DIU Official Details Steps to Quick-March Commercial Innovation

Pentagon Military Defense DoD

At the Department of Defense’s (DoD) Defense Innovation Unit (DIU), leaders rely on crafting problem statements, quick prototyping, and commercial competition to fuel mission critical innovation, Director of Strategic Engagement Mike Madsen explained at the July 15 FCW DoD Cloud Workshop.

“The challenge is, how do we get these technologies that are being developed in the commercial world … back into the department?” Madsen said of DIU’s mission. The agency’s approach begins with what Madsen called the “demand side.”

DIU will develop a problem statement – instead of a requirements document – on what it’s looking to solve with the new tech. Usually about half a page long, according to Madsen, the problem statement is a short and straightforward description of what the agency hopes to overcome.

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“What we found is this really gets down to the heart of the issue,” Madsen said. “We get away from a symptom of a problem. We get away from a preconceived notion of a problem. We get away from a preconceived solution.”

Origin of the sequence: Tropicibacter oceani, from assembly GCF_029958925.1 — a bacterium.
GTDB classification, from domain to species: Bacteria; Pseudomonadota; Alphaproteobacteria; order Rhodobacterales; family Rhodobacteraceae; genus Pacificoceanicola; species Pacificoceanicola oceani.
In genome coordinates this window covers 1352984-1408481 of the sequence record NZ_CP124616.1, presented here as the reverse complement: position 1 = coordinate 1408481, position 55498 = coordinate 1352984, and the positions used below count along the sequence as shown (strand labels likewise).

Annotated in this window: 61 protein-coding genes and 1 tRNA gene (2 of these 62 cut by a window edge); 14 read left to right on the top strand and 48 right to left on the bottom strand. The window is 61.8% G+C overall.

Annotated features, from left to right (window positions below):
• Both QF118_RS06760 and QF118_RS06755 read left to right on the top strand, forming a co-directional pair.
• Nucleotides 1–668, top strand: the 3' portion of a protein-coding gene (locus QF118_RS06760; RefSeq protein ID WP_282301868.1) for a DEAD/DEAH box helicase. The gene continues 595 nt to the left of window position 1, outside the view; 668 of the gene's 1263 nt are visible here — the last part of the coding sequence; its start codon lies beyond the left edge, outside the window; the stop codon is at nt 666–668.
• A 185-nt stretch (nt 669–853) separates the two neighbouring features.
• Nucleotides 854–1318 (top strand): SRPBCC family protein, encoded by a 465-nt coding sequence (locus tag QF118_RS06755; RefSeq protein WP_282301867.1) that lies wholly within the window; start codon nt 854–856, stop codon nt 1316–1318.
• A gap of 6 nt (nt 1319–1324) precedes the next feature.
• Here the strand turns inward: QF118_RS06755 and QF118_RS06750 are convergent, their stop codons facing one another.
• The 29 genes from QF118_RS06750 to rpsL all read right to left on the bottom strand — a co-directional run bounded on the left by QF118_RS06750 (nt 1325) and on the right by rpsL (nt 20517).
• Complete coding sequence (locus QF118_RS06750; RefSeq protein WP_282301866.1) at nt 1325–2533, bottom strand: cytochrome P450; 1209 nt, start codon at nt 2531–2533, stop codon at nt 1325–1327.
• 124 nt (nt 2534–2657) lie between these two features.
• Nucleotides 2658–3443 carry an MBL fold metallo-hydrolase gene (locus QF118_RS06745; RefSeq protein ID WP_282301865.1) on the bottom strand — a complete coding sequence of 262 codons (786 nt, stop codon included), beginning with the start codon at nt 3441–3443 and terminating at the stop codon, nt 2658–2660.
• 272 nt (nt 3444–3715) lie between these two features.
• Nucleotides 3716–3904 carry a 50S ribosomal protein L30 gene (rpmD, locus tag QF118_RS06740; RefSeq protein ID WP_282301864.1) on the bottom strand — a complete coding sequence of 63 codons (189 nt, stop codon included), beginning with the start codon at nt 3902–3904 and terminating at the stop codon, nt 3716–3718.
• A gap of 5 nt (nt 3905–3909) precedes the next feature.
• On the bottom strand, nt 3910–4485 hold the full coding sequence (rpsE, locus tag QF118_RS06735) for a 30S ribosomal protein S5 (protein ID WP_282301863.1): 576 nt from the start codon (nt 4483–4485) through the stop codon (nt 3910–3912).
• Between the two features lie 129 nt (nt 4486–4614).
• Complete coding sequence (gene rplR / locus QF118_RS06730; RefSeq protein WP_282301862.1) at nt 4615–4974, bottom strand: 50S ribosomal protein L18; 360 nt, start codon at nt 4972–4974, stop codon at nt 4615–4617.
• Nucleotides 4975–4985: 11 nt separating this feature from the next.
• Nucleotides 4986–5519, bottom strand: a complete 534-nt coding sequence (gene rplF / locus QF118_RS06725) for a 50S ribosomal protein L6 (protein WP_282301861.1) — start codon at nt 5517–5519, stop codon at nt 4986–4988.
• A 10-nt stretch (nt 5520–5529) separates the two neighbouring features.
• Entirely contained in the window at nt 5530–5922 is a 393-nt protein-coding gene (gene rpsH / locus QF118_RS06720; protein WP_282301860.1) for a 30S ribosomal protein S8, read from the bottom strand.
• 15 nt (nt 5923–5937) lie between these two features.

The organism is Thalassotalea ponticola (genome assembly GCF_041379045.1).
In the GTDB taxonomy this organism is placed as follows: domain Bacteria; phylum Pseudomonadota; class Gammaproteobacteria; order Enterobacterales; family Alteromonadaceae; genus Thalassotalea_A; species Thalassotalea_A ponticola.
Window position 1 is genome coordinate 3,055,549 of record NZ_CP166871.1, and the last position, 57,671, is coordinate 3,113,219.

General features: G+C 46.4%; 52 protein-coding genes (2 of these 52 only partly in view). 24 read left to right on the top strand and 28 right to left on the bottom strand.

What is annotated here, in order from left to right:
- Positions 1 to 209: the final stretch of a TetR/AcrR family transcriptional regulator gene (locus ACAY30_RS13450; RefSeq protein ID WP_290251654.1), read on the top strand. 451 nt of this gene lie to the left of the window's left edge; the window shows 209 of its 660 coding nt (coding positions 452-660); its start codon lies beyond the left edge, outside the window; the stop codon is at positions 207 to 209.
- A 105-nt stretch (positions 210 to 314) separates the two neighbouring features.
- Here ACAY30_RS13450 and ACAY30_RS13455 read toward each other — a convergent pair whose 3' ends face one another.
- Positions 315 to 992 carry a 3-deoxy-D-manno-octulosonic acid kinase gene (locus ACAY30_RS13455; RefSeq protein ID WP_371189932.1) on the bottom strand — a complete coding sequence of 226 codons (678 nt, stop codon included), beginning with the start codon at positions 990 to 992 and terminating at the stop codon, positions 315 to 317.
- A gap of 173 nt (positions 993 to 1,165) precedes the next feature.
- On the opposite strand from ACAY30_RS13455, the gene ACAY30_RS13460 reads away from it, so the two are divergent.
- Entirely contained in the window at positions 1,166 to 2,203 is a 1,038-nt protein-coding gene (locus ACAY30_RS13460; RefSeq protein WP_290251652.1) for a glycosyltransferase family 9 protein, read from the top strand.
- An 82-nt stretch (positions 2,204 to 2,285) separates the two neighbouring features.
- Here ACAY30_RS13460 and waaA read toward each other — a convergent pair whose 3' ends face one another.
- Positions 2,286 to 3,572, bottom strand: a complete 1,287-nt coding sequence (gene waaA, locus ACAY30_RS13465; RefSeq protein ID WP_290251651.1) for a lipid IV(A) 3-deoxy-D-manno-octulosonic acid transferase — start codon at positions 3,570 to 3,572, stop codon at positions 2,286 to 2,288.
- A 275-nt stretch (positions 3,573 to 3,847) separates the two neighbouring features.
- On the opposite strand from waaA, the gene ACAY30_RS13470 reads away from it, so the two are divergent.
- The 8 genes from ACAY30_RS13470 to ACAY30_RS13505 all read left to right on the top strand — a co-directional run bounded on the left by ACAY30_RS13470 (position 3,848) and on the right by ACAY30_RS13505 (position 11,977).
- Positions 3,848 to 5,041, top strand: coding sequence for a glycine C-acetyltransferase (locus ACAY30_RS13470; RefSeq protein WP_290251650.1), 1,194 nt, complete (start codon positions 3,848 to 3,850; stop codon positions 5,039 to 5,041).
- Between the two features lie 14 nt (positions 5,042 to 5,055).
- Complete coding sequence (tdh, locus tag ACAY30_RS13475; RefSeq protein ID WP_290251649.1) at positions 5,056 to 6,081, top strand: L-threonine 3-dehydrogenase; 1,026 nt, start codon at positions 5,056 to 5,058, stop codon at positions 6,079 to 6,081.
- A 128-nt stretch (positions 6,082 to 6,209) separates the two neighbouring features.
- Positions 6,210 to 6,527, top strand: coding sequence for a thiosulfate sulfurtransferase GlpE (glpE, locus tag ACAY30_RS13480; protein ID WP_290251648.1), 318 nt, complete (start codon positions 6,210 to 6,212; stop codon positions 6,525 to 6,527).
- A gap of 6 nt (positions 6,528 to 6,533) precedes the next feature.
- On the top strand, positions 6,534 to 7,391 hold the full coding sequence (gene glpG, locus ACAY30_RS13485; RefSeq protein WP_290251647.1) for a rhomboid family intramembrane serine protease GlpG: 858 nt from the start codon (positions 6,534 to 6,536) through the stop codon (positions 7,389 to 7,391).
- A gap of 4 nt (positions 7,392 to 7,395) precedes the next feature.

At the same time, Madsen said, a commercial engagement team will work within the commercial ecosystem of venture capital firms and tech companies to find the community of private sector partners that can solve the problem. DIU will post the solicitation and take proposals for about two weeks before it culls down the list to up to five finalists, with the help of its DoD partner for the project, and begin the process of prototype contracting.

DIU, the finalists, and the DoD partner will spend one to two years prototyping the solution. “The value of this is being able to put a prototype into the end user’s hands very early, so if there’s any adjustments needed, they can do that right away,” Madsen explained.

He said that a benefit of this approach is the negotiable elements throughout the contracting process that allow non-traditional companies and start-ups to work with DoD. “Intellectual property is the lifeblood of a lot of these startup companies,” Madsen offered as an example, “the ability to negotiate those rights is critical.”

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